The changes to the County Court’s civil jurisdiction in 2007, which removed the monetary limit on its jurisdiction, has resulted in an increase of cases coming before the Court. Close to 50 per cent of civil matters in the Court have been in the Commercial Division.
Part of the judicial appetite for case management has resulted in an update to the practice notes of the Court. For example, where appropriate, orders can be made on the papers which minimises the need for appearances and lowers the cost to all parties involved. These orders have been especially pertinent in the General Cases List, Building Cases List and the Banking and Finance List. Orders ranging from substituted service to consent orders can be made on the papers before a judicial registrar.
Appointment of judicial registrars have been an advantageous step in the Court’s process and will provide efficient, timely and cost-effective methods to resolving conflict before the trial stage. Part of a registrar’s role will be to mediate the parties dispute at an early stage and all judicial registrars are trained mediators. Steps towards the settling of disputes prior to trial using alternative methods of dispute resolution are in line with the Civil Procedure Act 2010 (Vic) which mandates that parties seek to settle disputes in the appropriate form. An added bonus to the mediation process in the County Court has been the presence of judicial registrars, who can provide judicial oversight and authority over the course of the parties’ dispute.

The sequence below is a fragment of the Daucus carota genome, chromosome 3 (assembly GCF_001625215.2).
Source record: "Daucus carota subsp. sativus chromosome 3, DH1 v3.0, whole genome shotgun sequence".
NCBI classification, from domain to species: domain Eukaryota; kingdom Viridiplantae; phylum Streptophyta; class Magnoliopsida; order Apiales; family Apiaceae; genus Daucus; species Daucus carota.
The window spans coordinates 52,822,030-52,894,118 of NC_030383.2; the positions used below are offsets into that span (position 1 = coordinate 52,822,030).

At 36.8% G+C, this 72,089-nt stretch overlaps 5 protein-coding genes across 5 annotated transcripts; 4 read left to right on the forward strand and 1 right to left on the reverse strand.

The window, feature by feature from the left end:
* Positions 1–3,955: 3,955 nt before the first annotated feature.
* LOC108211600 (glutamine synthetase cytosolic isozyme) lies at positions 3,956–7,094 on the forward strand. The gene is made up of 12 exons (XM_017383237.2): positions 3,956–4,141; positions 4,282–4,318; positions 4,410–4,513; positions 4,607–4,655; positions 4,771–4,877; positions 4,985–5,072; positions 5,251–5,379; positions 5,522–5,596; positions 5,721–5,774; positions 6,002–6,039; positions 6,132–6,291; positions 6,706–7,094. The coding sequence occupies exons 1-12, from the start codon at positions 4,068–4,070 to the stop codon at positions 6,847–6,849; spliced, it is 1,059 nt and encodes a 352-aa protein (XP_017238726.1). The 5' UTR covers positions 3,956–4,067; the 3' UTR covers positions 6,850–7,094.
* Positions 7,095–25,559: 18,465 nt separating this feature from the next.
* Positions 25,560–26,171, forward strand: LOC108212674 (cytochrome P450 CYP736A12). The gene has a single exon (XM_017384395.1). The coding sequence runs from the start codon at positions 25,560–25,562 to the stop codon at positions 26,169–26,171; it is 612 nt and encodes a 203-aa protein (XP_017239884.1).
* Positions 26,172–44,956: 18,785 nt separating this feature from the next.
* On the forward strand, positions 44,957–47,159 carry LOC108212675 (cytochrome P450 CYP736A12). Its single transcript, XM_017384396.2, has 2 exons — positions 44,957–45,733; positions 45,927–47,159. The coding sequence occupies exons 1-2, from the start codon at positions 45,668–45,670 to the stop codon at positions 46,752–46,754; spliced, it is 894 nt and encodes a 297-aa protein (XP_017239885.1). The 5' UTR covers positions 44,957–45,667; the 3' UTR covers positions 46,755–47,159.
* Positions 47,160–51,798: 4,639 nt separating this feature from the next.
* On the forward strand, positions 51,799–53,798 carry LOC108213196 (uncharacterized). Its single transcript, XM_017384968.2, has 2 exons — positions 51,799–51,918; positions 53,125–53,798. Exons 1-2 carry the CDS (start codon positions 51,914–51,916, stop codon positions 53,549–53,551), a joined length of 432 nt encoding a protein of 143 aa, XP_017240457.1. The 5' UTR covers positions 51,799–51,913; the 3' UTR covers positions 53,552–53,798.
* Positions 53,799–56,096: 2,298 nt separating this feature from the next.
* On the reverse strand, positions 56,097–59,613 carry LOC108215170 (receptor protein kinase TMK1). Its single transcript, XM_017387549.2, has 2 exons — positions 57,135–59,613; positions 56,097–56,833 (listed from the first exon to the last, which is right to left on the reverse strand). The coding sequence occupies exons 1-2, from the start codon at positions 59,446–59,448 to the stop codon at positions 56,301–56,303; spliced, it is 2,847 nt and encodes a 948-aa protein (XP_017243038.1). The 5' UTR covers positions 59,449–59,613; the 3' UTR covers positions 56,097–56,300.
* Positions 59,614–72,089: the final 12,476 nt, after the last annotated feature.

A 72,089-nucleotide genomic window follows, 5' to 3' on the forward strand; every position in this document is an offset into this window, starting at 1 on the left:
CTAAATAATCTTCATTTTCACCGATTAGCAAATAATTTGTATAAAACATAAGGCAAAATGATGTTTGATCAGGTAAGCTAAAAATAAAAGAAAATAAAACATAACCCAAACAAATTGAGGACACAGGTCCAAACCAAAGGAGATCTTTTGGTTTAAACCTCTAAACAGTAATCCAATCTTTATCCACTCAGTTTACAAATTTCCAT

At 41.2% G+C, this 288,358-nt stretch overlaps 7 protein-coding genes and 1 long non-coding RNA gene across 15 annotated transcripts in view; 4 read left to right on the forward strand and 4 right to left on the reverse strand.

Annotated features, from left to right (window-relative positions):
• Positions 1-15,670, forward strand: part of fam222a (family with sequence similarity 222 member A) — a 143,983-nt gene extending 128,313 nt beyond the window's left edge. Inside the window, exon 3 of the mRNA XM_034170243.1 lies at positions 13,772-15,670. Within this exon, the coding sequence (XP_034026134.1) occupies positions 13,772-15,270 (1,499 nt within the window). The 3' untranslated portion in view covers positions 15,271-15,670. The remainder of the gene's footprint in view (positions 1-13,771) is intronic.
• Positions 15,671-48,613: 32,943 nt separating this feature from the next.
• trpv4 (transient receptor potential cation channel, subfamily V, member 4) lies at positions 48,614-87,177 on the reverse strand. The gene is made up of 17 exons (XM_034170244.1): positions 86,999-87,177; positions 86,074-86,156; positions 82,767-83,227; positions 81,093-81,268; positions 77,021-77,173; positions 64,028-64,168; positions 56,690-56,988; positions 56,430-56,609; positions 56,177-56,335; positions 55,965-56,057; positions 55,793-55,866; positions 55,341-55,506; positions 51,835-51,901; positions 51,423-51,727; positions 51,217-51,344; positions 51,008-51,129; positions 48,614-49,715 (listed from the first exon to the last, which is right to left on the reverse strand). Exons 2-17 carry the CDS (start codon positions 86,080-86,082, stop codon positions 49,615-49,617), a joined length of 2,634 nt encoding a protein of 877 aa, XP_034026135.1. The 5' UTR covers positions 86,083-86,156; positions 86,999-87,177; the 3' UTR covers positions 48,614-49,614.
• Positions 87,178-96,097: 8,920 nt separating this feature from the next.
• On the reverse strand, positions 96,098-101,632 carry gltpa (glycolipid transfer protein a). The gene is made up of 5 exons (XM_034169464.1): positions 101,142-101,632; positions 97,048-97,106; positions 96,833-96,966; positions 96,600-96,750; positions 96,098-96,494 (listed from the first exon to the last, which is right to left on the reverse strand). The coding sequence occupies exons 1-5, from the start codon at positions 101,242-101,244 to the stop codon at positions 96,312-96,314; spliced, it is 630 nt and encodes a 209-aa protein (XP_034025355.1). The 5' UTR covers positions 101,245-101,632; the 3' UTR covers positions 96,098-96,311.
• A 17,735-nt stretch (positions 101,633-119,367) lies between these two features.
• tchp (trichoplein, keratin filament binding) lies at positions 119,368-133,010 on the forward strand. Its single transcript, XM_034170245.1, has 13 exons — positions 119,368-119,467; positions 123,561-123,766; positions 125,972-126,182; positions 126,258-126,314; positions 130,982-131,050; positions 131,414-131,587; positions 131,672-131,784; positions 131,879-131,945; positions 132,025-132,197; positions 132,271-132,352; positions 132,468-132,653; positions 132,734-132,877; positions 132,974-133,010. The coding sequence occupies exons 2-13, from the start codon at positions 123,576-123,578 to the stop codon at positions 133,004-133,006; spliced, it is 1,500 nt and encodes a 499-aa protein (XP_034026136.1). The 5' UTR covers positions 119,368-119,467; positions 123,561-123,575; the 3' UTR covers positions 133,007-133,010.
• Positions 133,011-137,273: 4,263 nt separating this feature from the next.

Whilst not perfect, Judge Maree Kennedy, who heads the Commercial List, has endeavoured to continue to refine the process and assess the effectiveness of the case management tools used by the Court. 1